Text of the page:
The chafing constraints of a thesis prevent any original reflection on our hallowed Olympic moment (not least because Rahul has already said so much, and so well). There was little to better Iain Sinclair’s apt diagnosis of “a wonderful national hallucination: a beautiful conjuring between William Borroughs and Charles Satchi…the combination of paranoia and advertising run wild” (a clip worth watching for Jon Snow’s outraged ignorance at the origins of the Olympic Flame [clue: Nazis]). Reports had filtered through that the economic miracle was not as originally billed, with talk of Central London’s ‘ghost town’, stimulating a description elsewhere of the Olympics as an “economic bomb deployed against world cities”. And now there is the most welcome return of K-Punk. At length:

Welcome to the Hunger Games. The function of the Hunger Games is to suppress antagonism, via spectacle and terror. In the same way, London – 2012 preceded and accompanied by the authoritarian lockdown and militarisation of the city – are being held up as the antidote to all discontent. The feelgood Olympics, we are being assured, will do everything from making good the damage done by last year’s riots to seeing off the “threat” of Scottish independence. Any disquiet about London 2012 is being repositioned as “griping” or “cynicism”. Such “whinging”, it is claimed, assumed its proper place of marginality as the vast majority enjoy the Games, and LOCOG is vindicated…

…But once the Olympic floodlights are turned off, most will switch back from an attitude of mild interest to indifference towards even the most dramatic Olympic sports, never mind those many Olympic sports which plainly have limited specator appeal. This isn’t the point though: disquiet about London 2012 was never necessarily based in any hostility towards the sports. Enjoyment of the sport and loathing for LOCOG and the IOC are perfectly compatible.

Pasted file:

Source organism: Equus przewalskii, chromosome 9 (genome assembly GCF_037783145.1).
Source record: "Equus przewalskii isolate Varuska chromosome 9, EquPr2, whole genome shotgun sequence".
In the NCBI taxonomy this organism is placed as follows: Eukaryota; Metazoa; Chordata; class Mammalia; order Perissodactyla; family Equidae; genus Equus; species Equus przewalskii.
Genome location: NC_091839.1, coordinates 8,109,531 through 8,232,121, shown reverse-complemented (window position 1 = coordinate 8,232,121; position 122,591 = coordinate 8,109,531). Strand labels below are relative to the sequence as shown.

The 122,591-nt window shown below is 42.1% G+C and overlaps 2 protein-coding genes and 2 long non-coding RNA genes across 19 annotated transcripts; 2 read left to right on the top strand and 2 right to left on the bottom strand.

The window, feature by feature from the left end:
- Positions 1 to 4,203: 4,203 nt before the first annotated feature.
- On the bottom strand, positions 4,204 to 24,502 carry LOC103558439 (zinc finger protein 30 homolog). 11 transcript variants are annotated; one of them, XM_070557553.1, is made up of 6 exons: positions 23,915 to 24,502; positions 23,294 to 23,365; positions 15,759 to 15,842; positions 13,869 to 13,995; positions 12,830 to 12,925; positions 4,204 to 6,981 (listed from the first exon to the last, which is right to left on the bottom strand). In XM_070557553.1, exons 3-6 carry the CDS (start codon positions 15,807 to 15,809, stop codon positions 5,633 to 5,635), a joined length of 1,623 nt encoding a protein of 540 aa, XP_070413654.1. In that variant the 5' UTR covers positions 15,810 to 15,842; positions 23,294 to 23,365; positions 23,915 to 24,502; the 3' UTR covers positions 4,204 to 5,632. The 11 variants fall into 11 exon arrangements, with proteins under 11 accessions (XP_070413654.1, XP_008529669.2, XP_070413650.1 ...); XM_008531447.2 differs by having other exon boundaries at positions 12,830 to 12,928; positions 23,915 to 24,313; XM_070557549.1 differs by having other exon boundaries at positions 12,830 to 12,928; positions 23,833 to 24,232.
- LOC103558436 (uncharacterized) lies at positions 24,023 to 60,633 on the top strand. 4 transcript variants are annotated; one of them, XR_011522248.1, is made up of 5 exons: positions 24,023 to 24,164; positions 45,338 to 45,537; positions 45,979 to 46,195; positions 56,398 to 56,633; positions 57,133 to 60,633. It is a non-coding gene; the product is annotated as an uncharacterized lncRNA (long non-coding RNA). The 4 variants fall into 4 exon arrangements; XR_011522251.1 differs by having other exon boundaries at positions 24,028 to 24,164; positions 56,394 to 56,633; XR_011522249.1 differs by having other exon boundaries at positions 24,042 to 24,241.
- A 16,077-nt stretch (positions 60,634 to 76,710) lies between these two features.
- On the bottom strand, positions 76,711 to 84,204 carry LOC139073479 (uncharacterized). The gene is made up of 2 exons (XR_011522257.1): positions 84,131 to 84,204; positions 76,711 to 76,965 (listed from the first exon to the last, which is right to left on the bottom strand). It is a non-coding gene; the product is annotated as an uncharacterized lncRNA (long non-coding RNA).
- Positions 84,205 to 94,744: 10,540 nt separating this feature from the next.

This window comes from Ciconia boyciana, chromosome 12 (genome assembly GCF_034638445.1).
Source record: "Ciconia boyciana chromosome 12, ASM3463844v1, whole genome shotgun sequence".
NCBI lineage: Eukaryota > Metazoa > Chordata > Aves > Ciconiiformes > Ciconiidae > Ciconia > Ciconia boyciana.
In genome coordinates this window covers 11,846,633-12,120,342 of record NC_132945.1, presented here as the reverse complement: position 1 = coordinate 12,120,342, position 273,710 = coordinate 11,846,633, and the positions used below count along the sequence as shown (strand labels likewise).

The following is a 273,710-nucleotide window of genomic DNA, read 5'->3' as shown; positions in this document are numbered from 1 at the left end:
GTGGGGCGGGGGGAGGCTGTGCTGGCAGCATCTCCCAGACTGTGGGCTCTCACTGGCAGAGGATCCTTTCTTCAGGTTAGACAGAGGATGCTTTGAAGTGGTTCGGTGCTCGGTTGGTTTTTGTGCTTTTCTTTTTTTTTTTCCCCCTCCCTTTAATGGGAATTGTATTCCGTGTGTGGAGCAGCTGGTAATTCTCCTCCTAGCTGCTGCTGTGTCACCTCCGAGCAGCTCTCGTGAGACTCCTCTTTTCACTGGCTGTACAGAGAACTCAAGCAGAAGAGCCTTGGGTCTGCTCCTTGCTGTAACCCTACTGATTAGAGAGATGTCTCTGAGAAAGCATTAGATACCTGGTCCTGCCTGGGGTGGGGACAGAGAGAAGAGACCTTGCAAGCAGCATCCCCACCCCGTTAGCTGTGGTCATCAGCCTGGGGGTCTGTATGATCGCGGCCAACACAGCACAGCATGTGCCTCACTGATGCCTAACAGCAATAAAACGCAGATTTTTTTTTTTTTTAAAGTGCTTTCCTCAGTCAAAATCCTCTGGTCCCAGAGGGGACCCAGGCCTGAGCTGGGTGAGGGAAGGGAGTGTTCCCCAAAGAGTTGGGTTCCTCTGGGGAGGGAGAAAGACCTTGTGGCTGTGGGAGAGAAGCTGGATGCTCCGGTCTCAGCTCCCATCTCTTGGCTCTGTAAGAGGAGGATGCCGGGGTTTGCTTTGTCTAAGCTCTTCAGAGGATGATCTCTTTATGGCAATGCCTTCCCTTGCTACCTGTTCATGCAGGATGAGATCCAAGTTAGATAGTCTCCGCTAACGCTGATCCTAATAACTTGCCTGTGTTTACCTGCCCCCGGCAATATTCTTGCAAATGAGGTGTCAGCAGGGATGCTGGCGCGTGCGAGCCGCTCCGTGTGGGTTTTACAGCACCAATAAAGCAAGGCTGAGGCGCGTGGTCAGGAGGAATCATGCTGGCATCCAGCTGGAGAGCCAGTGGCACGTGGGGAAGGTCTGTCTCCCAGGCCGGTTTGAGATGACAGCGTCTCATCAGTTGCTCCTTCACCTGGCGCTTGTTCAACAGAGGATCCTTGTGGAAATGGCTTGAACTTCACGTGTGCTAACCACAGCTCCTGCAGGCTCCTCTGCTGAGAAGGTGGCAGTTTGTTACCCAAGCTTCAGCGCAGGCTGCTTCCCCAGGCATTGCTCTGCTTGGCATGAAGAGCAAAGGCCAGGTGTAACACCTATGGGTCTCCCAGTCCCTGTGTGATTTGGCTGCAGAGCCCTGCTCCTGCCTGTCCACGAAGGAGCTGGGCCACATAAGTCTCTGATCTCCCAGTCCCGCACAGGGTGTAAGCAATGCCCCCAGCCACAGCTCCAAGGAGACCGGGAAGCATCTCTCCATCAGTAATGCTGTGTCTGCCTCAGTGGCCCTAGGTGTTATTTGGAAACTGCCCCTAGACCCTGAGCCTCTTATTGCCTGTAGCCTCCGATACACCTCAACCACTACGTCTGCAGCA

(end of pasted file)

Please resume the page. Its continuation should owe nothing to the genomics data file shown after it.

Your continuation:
Cynicism is just about the only rational response to the doublethink of the McDonalds and Coca Cola sponsorship (one of the most prominent things you see as you pass the Olympic site on the train line up from Liverpool Street is the McDonalds logo). As Paolo Virno argues, cynicism is now an attitude that is simply a requirement for late capitalist subjectivity, a way of navigating a world governed by rules that are groundless and arbitrary. But as Virno also argues, “It is no accident … that the most brazen cynicism is accompanied by unrestrained sentimentalism.” Once the Games started, cynicism could be replaced by a managed sentimentality.

Affective exploitation is crucial to late capitalism. The BBC’s own Caesar Flickerman (the interviewer who extracts maximum sentimental affect from the Hunger Games contestants before they face their deaths in the arena) is the creepily tactile trackside interviewer Phil Jones. Jones’s “interviews” with exhausted athletes, are surely as ritualised as any Chinese state broadcast. Emote. Emote again. Emote differently. Praise the crowd.

And, just in case you somehow missed it, the irrepressible CassetteBoy: